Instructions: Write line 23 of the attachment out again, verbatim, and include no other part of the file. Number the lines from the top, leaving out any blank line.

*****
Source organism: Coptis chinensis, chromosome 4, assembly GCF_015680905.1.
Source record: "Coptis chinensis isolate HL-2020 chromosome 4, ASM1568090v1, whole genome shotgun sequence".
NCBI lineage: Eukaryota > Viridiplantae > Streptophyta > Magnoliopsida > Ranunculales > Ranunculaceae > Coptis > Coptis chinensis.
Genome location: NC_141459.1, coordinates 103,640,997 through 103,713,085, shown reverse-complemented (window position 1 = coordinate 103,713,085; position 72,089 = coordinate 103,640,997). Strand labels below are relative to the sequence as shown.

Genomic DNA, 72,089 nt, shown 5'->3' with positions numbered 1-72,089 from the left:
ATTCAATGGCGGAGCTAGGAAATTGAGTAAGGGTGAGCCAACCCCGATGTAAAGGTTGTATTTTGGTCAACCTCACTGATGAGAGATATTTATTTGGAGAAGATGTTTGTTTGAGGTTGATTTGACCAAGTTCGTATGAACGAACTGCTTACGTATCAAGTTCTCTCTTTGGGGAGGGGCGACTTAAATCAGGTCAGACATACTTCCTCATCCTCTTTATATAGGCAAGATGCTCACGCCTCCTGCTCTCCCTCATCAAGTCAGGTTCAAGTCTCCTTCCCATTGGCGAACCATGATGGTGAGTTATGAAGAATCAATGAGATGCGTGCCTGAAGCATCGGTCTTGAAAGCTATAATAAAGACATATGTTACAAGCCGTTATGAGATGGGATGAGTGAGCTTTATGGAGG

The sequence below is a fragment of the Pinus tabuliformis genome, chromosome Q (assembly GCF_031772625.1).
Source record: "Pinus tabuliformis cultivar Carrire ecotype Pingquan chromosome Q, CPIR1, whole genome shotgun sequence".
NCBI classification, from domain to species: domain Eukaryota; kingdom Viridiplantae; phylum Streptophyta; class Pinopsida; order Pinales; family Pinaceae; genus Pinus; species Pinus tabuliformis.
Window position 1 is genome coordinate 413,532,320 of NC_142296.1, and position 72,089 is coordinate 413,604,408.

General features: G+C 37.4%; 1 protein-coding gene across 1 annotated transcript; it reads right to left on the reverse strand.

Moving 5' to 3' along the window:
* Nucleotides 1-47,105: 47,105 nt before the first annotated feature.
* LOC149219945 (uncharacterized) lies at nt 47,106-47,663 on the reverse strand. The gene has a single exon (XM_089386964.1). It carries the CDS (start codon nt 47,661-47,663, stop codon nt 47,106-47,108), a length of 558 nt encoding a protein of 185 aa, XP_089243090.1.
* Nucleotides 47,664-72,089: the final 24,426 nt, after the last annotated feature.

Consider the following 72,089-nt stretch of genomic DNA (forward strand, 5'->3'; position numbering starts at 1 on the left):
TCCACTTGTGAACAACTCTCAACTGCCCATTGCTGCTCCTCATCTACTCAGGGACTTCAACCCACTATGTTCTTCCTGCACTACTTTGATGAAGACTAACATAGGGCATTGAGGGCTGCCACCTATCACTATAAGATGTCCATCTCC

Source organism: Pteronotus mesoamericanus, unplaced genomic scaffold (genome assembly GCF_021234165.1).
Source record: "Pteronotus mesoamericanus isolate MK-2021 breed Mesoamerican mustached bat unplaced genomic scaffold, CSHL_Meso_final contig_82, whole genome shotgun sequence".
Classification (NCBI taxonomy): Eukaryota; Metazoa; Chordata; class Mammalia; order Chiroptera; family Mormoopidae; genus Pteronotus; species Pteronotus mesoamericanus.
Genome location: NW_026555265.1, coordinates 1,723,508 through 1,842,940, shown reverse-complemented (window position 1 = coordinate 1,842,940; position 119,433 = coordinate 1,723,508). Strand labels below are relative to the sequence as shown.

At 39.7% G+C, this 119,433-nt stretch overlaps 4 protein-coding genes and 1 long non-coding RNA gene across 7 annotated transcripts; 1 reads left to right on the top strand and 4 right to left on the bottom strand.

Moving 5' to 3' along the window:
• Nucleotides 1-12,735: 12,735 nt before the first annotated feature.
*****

Moving 5' to 3' along the window: